being judgmental is just so easy. it’s that air of superiority, the dismissal of someone else as though they are a lesser being, a refusal to understand that all of us have warts or sins or failings or simple lapses of clear thinking.
i know when the news of philip seymour hoffman’s death first came out, i thought it was tragic. then the news followed that he had died of a drug overdose and i changed my mind. you know what i was thinking: that his death was no longer tragic, but stupid or self-indulgent or… and then i took a pause.
he was an addict, but his death was still tragic.
no child grows up thinking, “i’m going to be an addict when i grow up.” maybe it’s a momentary choice – that first choice to try something addictive – but not long after that (as c says) you’re just a passenger on that train.
abusing a substance rewires your brain. putting the wiring back again isn’t as easy as just saying you want to, or even going through the steps to fix it. your brain works against you. your body works against you. not just in terms of withdrawal, in the scheme of things that’s the easy part, but in terms of your brain’s new normal. that’s not even mentioning the rest of your life habits, friends, family, etc. that are part of the addiction cycle.
i’m not an addict now, but i was addicted to cigarettes for about 10 years and i would say that for about 8 of those years i really didn’t want to be a smoker. yet, i still smoked. and almost every day i woke up and said “i’m not going to smoke today” and then a few hours later i was smoking again. i contemplated an actual strategy for quitting months before i actually quit “cold turkey”. that final time it stuck and i never picked up a cigarette again, and in spite of being really bothered by cigarette smoke, i can say that there are still times that i think about having a cigarette. it’s 33 years later, but my brain still maintains a memory of the pleasurable aspects of smoking.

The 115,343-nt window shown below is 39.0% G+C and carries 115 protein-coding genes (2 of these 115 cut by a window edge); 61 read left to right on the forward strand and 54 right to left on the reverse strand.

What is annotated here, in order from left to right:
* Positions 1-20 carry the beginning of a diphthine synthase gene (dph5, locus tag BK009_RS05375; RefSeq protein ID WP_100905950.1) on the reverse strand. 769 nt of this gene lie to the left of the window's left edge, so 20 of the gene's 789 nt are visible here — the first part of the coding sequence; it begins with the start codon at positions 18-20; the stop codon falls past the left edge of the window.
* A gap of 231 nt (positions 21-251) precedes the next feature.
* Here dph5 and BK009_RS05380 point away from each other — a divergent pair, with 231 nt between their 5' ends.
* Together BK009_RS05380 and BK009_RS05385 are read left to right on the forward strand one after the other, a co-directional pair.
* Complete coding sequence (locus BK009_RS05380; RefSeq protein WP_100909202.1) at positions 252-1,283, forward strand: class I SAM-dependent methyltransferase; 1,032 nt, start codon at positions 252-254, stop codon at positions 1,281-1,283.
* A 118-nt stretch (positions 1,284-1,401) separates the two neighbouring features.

i can’t even imagine how difficult it must be to give up the pleasurable feeling someone gets from narcotics or alcohol.
over the years as our children have grown, i’ve been so saddened to hear about the number of kids ours grew up with who have had addiction problems, some whose problems persist and some who are now dead from an overdose. we know of entire families who were wiped out financially by their own kids either from thievery or the cost of repeated stints in rehab. i can only imagine the pain. my thoughts and prayers go out to them, but the words are unsaid. it’s very difficult to know whether the parent of an addict will accept your concern with gratitude or feel insulted.
i remember those kids when they were just little, their innocence, their joy, their spunk. i don’t know them enough to figure out why their journey into drugs began, but i know that they would never have followed that path if they had known the outcome.
so, yeah, most of us don’t dabble in addictive substances that take hold of our lives and turn us into something we never wanted to be. but we all have our vices, our failings and our humanity so rather than judge maybe we can put our resources together to solve.